With existing services such as Facebook Home (a user interface layer for Android compatible smart phones), Facebook Paper (a phone based equivalent of a newspaper or magazine for iOS devices) and Friend Feed (a feed aggregator that consolidates updates across social platforms), Facebook’s intent to capture a large chunk of the $137.5bn worth mobile advertising market is no hidden fact.
Even though they encountered an unsuccessful attempt to buy over Snapchat, by adding the 19bn worth WhatsApp Messenger and not to mention Instagram to its kitty, Facebook has taken a giant step towards capturing eyeballs and personal data of those accessing services from handheld devices.
According to me, some of the clear takeaways from this acquisition spree are:
Facebook absorbs young & knowledgeable teams as it is profitable for them to acquire rather than build.
For Facebook, the worth of the company is not determined by its current ability to monetize or the round of funding they have managed to raise from their investors. The deal breaking criterion is the promise and enthusiasm a new team brings to the table. With this philosophy they have managed to cross one of the biggest bottlenecks of growth for a business – finding the right people who believe in their idea.
The viral acquisition strategy adopted by Facebook is aggressive to say the least and extremely well planned. Their ploy has been to back smart people with capital and further build on the momentum. When Facebook acquires a team, size doesn’t matter. What matters is the uniqueness and potential of the idea and the sound creative and technological know how that the new team gets on board.
Little Eye Labs is Facebook’s first acquisition of an Indian company. An Indian start-up that builds mobile app analysis tools will help Facebook further improve its Android code base and make more efficient performance measurement and analysis of apps.
Apart from the above, Facebook aims to internalize by taking teams and twisting concepts to suit them.
Through this, Facebook gets a chance to study various activities in the mobile space and not to mention – builds a knowledge base and uses that to target ads better.
Like any acquiring company, Facebook tries to internalise the concept of the company absorbed, however only for the better. For instance, Instagram took steps towards monetization by selling paid images, Whatsapp announced the addition of phone calls post acquisition and Branch and its team of 9 professionals once acquired by Facebook went on to form ‘Conversations.’ This means that all future Facebook products in the messaging and discussion space could be a reminiscent of Branch. These additions ultimately have been beneficial for the company. Take Facebook’s latest acquisition for example, the Moves app, runs in the background of the user’s phone and keeps track of his location and daily activities. By tracking these interests and habits Facebook looks to gather insights in the long run which will help target Facebook ads better. As of today this free app has over 4mn subscribers and works well on both iPhone and Android phones. With this acquisition, the Moves app is set to take on Fitbit and Nike which own apps in a similar space.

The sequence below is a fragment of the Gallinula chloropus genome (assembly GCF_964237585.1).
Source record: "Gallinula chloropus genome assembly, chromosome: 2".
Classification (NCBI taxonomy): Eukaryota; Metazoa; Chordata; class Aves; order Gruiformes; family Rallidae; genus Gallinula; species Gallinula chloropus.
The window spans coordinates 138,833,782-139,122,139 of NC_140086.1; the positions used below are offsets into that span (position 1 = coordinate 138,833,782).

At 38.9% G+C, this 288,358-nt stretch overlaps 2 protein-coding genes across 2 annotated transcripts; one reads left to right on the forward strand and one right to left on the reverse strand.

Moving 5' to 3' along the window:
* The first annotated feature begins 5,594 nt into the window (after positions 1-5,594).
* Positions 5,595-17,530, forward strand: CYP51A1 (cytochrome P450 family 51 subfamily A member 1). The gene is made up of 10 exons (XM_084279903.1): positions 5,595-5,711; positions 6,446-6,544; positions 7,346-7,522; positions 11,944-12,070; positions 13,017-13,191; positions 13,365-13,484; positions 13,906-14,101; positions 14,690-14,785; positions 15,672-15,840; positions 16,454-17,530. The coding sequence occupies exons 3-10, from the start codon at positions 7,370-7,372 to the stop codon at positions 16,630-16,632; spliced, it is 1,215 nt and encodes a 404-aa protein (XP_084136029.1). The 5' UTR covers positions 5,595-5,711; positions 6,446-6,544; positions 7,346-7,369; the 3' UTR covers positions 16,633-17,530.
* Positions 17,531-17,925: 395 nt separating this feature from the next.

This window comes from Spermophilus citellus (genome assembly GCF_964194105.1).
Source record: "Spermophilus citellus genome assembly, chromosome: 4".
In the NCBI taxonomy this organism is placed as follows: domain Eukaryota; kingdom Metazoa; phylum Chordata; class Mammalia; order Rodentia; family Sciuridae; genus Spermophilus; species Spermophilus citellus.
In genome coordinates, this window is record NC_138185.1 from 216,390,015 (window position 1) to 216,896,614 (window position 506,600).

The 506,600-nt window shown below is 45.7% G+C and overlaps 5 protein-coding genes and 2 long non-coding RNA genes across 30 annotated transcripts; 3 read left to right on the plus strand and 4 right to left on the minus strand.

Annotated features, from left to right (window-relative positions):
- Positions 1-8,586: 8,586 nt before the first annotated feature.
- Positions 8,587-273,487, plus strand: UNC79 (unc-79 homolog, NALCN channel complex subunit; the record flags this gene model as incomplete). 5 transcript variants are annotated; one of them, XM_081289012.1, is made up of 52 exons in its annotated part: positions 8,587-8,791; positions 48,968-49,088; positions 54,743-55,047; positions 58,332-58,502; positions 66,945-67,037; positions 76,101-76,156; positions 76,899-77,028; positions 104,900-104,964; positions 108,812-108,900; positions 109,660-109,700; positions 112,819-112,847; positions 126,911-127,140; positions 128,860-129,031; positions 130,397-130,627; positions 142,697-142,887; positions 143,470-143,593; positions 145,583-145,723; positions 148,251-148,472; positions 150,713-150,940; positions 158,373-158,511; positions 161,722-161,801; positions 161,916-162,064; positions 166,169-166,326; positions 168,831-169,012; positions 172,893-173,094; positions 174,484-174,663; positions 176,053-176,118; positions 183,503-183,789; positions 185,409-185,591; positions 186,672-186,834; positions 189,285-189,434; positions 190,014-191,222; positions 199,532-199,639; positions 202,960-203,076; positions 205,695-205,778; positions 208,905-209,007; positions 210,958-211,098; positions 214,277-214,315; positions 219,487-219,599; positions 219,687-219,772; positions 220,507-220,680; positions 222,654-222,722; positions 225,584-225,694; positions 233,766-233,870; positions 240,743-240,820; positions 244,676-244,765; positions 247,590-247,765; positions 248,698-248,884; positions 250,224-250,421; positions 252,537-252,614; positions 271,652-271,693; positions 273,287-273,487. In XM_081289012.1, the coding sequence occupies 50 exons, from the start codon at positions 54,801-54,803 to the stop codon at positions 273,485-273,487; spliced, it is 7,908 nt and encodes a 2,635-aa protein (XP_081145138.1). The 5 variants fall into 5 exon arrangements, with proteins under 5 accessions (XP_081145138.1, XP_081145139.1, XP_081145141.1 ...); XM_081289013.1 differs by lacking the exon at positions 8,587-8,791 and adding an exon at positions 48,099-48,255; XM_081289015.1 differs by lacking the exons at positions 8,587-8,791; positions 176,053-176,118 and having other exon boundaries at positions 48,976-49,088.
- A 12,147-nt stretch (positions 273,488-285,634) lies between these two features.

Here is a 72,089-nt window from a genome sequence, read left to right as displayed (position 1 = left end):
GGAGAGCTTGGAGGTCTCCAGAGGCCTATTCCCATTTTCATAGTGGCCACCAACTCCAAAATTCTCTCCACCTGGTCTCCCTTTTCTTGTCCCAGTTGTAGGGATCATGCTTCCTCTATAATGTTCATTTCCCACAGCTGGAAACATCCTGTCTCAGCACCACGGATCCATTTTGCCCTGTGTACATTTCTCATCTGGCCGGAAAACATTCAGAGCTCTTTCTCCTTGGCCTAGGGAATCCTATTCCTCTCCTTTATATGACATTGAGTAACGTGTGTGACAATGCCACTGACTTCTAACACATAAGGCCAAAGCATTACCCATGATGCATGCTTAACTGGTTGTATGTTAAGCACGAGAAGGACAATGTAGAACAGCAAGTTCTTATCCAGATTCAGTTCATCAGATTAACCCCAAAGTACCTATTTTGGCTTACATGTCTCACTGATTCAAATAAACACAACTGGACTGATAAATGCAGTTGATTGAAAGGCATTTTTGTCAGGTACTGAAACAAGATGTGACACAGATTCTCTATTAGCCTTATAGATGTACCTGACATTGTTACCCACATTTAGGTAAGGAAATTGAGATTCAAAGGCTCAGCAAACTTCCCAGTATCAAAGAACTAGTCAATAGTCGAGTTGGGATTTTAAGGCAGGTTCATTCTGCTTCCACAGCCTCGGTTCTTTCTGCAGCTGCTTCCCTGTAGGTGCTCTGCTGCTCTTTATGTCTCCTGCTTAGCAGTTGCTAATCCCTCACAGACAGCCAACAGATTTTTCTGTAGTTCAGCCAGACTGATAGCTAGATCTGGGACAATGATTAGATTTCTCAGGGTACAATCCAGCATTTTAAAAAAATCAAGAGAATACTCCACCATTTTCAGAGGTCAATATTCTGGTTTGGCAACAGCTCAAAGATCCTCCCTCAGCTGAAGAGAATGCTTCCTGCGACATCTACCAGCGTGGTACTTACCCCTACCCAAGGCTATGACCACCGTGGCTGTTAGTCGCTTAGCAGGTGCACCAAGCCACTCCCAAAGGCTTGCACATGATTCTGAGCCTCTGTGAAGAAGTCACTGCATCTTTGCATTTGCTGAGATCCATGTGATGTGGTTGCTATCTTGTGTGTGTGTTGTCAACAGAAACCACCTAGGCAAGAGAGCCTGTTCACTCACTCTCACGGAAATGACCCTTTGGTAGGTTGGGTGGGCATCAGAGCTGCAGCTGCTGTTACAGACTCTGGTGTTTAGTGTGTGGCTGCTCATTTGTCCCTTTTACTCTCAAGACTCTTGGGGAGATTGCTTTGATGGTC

With one eye on the mobile and tablet interfaces, Facebook is also eager to keep pace with the platforms that would come next; something that would make lives of users more entertaining, personal and useful. That is where the tie-up with Oculous fits in. With Facebook backing the Oculous Rift headset team, it is set to revolutionise the world of gaming. And not before long, this technology will revolutionise the way we interact digitally too.
As Facebook acquires all hot properties which could turn potential rivals, it is also working towards bettering its news feed algorithm and features. For instance Facebook has come down strongly on posts which are over aggressive on CTAs and spammers. Another interesting feature introduced is an ability to be notified when you are close to your friends. A user can opt in to the ‘Near By Friends’ feature and track whereabouts of friends even when the app is not in use.
An extremely impressive takeaway is Facebook’s ability to consolidate on its share in the market and give Google a fight. This policy ensures that Facebook never loses out to competition. Even before the competition is large enough to be a threat it is already acquired by the social media giant.
According to forecasts, Facebook is set to capture an even bigger slice of the mobile and digital advertising market this year, trailing only to Google. With its high stock price and healthy price-earnings ratio, it is in a commanding position to continue its shopping spree and acquire more standalone mobile apps in the near future.